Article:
I read with some amusement the back and forth of my dear colleague Rav Jachter and Tzvee Zahavy over the recitation of “she’te’hei” in the prayer for Medinat Yisrael at Congregation Bnai Yeshurun (“The Great Reishit Tzemichat Geulatenu Debate,” May 5, 2022, and “The Prayer for the State of Israel,” May 12, 2022). As Rav Jachter rarely attended (being otherwise gainfully occupied!) and Zahavy never a member of CBY and a sporadic attendee, please allow me to clarify.
I inherited the “tehei” when I came to CBY in 1994. Indeed, one of the first shiurim I gave was titled “Tehei or Not Tehei; That Is the Question.” And I affirmed the shul’s nusach that preceded me by decades and continues until today.
When I learned that one minyan had adopted its own nusach—these were the days before shuls had multiple rabbis on staff—I intervened as I would if any individual had changed any of the shul’s minhagim, like reciting Kah Keli even after Yizkor. These matters are not decided by rogue gabbaim acting unilaterally.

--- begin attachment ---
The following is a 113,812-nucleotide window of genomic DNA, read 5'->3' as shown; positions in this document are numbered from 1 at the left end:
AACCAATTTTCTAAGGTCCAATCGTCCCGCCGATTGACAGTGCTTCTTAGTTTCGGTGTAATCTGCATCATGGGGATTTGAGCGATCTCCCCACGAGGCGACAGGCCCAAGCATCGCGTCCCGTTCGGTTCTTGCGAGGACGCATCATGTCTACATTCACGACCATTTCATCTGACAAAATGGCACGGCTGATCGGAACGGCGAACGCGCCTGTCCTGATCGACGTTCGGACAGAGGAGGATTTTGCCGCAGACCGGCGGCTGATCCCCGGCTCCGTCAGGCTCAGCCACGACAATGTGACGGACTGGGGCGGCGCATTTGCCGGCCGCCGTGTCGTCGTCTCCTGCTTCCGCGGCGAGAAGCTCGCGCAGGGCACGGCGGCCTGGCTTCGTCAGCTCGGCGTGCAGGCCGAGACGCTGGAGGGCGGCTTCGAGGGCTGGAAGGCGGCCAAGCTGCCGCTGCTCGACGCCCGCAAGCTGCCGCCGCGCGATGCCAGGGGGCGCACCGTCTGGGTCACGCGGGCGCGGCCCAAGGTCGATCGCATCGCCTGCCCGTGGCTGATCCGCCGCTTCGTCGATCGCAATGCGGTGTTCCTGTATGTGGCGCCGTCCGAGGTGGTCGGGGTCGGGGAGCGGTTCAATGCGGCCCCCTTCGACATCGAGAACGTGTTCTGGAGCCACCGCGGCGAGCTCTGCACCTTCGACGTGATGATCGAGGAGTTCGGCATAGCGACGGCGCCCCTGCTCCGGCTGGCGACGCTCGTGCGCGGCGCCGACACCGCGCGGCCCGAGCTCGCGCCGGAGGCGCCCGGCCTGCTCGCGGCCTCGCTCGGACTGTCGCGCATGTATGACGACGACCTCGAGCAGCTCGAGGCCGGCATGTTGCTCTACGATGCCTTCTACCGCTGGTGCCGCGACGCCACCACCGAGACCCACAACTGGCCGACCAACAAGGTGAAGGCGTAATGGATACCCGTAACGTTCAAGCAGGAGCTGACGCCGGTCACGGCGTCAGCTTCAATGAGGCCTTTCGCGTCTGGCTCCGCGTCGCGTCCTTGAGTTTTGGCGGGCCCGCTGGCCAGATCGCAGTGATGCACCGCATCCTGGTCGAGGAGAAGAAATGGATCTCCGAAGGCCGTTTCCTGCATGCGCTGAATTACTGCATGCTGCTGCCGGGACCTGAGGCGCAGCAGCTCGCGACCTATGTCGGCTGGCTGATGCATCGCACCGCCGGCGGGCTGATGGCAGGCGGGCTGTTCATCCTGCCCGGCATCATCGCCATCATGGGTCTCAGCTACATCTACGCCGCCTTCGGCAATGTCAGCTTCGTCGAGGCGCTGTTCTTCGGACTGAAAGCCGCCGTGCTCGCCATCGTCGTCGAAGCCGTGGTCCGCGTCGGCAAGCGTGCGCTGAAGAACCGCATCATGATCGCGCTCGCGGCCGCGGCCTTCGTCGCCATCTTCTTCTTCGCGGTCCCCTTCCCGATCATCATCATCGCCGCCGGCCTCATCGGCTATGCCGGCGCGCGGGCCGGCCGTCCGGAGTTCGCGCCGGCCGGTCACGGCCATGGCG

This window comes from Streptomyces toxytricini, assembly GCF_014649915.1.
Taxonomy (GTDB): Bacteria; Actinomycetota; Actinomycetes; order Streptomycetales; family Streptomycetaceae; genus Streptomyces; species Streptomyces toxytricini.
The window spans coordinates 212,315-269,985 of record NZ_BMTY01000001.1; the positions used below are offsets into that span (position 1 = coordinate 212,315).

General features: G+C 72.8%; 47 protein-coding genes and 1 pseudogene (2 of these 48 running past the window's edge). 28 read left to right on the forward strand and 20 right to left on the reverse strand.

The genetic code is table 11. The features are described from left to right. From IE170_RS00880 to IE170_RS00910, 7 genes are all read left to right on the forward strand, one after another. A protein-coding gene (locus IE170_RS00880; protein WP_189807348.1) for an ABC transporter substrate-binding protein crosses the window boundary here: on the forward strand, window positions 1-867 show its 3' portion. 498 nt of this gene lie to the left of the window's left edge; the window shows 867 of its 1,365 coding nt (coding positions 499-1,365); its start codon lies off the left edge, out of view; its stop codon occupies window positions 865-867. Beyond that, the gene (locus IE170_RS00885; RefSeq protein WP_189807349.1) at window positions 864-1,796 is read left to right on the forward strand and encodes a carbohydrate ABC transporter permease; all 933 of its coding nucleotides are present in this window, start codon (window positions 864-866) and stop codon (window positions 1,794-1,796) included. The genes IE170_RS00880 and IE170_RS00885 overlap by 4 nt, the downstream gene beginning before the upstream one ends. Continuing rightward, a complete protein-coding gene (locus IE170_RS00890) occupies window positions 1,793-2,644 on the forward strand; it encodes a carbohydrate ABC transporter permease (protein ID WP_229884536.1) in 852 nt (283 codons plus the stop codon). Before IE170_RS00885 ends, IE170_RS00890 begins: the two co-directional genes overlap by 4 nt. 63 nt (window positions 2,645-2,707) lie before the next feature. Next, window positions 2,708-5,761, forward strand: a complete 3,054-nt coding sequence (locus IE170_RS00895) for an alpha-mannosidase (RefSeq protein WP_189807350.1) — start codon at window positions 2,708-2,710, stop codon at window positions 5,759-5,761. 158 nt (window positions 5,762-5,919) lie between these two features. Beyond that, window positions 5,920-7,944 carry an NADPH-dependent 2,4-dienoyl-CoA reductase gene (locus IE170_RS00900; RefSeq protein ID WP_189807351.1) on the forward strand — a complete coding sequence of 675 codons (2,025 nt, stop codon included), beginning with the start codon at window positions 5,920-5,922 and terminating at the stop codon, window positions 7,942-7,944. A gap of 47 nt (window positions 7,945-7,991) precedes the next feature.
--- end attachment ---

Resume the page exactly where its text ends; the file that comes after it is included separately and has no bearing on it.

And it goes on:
It was non-compliance with the shul’s minhagim that ticked some people off, although I don’t remember any shouting beyond the normal hubbub. I might have briefly reminded people later that day of the shul’s nusach and why it’s retained but certainly didn’t belabor the point, threaten anyone or dare them to fire me. That’s not my style. But the argument was less over a Zionist concern than about adherence to a shul’s minhagim.
That being said, from this vantage point, it really matters more whether American Jews come and live in Israel than how worked up they get in the exile over defining Israel’s proper eschatological place. Make aliyah! And don’t thake your time doing it.Rabbi Steven Pruzansky